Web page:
The catalogue of criticism surrounding world football federation Fifa ahead of the 2022 World Cup in Qatar is lengthy. As well as its failure to fight for compensation from the host country for migrant workers who suffered terrible conditions while building stadia and infrastructure, the outlawing by Qatar of homosexuality has also seen Fifa come under fire.
Only ten days ago Luxembourg prime minister Xavier Bettel felt compelled to respond to a statement from former Qatari player Khalid Salman, now a World Cup ambassador, who described homosexuality as “mental damage.” “Football should unite people and not divide them,” Bettel said.
And although Nassar al-Khater, the chief executive of the World Cup in Qatar, tried to assure that fans of any gender, sexual orientation, religion, race would be welcome, he did add that public displays of affection would be frowned upon. “It’s not part of our culture–but that goes across the board to everybody,” al-Khater said.
Andy Maar from Rosa Lëtzebuerg says that while his organisation cannot really judge if it is truly safe for LGBTQ+ to travel to the World Cup, they would not recommend it right now. “Especially because of all those things that you hear, for example in interviews with people saying LGBTQ+ fans should respect the traditions of Qatar.”
Indeed, that was the stance of UK foreign secretary James Cleverly who just three weeks ago urged LGBTQ+ fans to show “a little bit of flex and compromise” and to “respect the culture of your host nation”.
Work on the ground
On the other hand, Maar says that he knows that representatives from the International Lesbian, Gay, Bisexual, Trans and Intersex Association (ILGA) and Amnesty International are on the ground in Qatar. “They are working on awareness campaigns, and also trying to support local initiatives. And they are supporting Fifa in welcoming fans.”
The blame clearly lies with Fifa. First of all, for allowing such a bid. And also for actively supporting Qatar in organising it.
Not that Maar and Rosa Lëtzebuerg are particularly fans of Fifa right now. Like many others, Maar doesn’t think the World Cup should be taking place in Qatar at all. “Not to really blame Qatar at this point,” Maar says. “I mean, of course, there’s always a reason to blame those countries that fail to respect human rights. But in this case, the blame clearly lies with Fifa. First of all, for allowing such a bid. And also for actively supporting Qatar in organising it.”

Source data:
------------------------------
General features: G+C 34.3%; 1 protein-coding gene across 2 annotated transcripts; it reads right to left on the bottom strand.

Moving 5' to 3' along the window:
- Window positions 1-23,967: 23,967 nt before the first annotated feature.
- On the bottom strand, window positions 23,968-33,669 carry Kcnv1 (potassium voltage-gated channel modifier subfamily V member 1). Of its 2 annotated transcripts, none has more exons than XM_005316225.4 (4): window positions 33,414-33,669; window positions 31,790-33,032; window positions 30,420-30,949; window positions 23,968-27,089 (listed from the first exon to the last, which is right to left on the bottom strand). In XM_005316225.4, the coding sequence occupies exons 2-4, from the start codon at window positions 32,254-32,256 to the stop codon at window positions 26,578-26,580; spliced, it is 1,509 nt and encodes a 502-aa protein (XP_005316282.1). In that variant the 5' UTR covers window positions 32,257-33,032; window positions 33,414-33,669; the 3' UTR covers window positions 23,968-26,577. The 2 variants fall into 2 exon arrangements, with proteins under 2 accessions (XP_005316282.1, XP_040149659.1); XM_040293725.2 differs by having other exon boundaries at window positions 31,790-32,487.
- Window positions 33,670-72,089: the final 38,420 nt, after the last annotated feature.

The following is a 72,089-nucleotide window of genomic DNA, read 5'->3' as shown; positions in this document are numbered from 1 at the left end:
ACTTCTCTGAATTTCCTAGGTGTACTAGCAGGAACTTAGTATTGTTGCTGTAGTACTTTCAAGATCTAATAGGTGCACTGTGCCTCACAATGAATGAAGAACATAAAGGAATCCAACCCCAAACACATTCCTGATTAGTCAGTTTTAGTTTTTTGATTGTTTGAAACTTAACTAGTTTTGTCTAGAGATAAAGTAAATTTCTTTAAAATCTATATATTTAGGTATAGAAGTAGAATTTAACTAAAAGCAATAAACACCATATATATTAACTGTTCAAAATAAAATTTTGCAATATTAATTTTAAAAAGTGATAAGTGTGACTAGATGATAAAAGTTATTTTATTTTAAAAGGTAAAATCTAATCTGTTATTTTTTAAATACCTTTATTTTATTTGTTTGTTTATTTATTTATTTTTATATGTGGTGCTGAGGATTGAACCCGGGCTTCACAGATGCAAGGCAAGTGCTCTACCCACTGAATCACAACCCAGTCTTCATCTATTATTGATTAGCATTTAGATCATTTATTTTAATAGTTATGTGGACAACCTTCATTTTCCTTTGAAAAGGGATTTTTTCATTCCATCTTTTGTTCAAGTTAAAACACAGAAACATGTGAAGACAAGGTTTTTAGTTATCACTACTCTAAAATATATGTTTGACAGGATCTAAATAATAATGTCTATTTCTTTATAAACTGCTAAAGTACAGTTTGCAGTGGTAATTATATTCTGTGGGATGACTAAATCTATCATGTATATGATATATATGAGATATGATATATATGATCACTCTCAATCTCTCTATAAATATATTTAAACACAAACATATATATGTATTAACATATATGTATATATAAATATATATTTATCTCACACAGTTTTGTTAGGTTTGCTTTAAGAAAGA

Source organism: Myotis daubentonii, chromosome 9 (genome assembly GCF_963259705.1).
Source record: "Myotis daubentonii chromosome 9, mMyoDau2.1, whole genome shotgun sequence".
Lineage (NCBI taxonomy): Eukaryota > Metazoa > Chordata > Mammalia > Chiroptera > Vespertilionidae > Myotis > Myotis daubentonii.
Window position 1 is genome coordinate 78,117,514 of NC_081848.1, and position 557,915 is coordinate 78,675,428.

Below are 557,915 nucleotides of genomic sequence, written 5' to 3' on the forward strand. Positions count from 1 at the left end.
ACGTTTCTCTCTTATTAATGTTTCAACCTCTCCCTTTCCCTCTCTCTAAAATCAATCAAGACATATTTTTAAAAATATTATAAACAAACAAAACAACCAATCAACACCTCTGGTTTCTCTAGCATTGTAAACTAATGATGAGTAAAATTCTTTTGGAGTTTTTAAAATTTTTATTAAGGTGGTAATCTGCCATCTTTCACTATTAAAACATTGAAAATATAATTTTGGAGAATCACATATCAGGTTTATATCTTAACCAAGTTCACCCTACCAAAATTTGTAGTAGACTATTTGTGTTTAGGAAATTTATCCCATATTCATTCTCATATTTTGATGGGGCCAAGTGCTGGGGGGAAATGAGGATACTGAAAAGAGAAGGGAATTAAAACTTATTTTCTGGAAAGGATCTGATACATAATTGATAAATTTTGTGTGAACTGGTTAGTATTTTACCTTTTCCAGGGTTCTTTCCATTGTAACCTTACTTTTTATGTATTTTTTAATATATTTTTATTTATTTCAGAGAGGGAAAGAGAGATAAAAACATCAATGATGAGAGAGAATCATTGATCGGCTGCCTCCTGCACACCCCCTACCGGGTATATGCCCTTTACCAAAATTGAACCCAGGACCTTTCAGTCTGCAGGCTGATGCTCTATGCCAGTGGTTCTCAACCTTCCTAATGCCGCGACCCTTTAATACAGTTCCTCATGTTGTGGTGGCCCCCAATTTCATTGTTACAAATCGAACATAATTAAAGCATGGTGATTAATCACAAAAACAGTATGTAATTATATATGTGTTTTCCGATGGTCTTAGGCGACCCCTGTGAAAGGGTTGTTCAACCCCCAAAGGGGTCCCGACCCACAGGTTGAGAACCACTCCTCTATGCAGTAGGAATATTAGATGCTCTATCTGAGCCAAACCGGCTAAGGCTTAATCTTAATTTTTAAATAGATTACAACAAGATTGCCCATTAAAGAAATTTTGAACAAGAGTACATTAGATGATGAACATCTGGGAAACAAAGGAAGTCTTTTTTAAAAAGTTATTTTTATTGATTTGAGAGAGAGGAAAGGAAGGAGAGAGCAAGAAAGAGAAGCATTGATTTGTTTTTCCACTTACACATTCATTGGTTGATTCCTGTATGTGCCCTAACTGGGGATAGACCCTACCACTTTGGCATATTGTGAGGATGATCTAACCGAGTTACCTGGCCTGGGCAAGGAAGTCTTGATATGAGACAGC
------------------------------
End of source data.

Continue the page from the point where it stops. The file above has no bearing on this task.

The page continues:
Maar singles out Gianni Infantino for special criticism after the Fifa president wrote a letter to national football associations telling them to avoid being dragged into political conflict. Indeed, the world football federation recently rejected a request from the Danish national team to train in tops that read “human rights for all”.
On the other hand, as Maar points out, the US team had a rainbow-themed logo–with seven coloured stripes replacing the plain red stripes of the team badge–painted in its training facility.
But even that gesture sparked controversy with Daily Wire host Matt Walsh branding the team “treasonous” on Twitter.
And the England team flew out to Qatar on a Virgin Atlantic A350 Airbus that displayed the rainbow Pride flag in a show of support of LGBTQ+ people living in the middle east country. England’s Harry Kane is among eight European team captains who have said they will wear rainbow armbands on the pitch during their matches. “We may all be competing against each other on the pitch but we stand together against all forms of discrimination. This is even more relevant at a time when division is common in society,” Kane was reported as saying.
The counter argument to criticism of Qatar is that under the global media spotlight the country will be forced to be more tolerant. That may be true for the four weeks of the tournament, but Maar is sceptical about the long-term effect.
Previous cases, like Russia in 2018 or China with the Olympics, showed that it doesn’t change that much
“I mean, the previous cases, like Ru…